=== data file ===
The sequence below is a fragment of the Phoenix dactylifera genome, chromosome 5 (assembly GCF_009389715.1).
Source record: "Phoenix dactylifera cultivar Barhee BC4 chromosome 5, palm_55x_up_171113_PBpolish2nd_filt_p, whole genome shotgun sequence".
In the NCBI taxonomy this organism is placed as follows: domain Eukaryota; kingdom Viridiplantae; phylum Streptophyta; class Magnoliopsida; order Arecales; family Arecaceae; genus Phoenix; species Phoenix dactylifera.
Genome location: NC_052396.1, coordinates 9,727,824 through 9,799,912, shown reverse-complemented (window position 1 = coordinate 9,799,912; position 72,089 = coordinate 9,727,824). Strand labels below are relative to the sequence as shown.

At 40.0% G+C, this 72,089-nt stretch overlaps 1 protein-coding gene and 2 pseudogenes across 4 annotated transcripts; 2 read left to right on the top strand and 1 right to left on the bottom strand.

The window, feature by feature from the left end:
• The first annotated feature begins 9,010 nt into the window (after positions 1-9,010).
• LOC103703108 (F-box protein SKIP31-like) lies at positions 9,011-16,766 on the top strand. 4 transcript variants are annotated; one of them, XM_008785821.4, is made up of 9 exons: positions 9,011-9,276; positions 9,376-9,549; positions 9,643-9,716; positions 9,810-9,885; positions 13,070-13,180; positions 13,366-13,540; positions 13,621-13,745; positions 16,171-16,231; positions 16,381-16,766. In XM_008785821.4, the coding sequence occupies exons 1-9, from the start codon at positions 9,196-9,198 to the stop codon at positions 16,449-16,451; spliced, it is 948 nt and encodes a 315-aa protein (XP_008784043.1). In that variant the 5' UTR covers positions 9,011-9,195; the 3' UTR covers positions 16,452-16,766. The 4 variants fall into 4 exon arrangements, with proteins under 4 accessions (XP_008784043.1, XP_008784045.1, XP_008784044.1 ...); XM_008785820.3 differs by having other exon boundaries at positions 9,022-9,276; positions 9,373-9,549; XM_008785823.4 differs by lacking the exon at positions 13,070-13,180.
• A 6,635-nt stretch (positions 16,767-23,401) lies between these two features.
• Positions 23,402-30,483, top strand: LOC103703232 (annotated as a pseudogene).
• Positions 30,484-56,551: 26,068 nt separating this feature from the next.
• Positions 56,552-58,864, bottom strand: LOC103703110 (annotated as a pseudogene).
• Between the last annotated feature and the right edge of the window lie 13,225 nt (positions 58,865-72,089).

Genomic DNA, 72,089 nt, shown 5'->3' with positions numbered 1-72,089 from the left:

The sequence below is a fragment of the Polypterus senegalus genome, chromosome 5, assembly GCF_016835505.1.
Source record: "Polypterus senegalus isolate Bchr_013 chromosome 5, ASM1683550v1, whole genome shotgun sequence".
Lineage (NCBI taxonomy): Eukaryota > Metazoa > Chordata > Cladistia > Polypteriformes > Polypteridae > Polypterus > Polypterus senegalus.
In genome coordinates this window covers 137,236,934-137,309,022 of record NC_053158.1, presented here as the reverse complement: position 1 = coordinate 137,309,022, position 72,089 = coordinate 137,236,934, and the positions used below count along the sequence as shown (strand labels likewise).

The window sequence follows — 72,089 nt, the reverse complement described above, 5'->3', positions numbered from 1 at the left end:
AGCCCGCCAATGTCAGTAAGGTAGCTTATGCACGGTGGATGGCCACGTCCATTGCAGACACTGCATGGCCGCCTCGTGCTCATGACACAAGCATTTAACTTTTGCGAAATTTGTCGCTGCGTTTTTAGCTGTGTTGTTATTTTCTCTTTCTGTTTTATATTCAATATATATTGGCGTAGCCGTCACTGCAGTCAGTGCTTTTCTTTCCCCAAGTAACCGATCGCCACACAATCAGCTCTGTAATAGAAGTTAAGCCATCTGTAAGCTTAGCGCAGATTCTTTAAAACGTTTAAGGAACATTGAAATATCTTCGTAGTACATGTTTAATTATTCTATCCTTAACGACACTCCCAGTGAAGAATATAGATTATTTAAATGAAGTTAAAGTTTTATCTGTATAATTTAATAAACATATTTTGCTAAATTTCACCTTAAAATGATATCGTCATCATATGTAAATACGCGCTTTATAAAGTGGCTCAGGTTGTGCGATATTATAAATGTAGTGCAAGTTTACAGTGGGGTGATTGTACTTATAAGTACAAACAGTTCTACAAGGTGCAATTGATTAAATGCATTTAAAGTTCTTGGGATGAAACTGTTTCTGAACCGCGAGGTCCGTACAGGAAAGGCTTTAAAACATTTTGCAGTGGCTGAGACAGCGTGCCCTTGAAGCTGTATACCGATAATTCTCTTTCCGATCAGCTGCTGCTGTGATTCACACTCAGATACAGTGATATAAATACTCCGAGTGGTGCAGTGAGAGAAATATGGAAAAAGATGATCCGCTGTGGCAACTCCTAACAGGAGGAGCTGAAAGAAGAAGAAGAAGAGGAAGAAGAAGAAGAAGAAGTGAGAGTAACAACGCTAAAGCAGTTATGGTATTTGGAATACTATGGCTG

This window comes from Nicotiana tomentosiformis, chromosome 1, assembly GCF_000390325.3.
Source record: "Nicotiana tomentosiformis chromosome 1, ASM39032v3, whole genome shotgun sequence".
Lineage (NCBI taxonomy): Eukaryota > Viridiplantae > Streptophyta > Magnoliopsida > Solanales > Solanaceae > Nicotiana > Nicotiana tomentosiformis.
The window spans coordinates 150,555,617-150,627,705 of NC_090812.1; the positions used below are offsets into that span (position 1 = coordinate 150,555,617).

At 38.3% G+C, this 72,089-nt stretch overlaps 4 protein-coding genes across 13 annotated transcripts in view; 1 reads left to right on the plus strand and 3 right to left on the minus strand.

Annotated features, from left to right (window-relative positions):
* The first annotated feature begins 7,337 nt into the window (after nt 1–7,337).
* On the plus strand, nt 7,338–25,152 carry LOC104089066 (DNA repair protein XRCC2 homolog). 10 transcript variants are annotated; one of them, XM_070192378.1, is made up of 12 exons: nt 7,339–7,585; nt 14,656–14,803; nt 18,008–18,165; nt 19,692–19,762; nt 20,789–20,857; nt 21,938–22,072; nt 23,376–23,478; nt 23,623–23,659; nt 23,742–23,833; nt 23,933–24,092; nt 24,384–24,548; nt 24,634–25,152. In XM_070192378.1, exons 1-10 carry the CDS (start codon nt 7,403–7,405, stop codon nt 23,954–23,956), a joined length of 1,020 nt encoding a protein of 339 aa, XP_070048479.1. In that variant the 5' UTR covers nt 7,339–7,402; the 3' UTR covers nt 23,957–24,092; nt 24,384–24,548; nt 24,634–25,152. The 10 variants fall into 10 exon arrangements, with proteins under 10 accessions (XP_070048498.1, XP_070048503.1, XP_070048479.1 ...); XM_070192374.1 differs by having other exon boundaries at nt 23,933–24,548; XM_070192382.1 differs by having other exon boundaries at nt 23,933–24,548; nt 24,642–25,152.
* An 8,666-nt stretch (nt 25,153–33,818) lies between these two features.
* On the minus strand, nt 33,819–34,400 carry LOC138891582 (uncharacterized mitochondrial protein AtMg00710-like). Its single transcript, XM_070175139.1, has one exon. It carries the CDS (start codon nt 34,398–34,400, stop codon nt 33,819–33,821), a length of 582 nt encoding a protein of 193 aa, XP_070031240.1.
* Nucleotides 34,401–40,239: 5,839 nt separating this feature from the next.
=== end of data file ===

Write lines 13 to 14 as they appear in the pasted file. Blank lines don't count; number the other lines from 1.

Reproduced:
• Between the last annotated feature and the right edge of the window lie 13,225 nt (positions 58,865-72,089).

Genomic DNA, 72,089 nt, shown 5'->3' with positions numbered 1-72,089 from the left: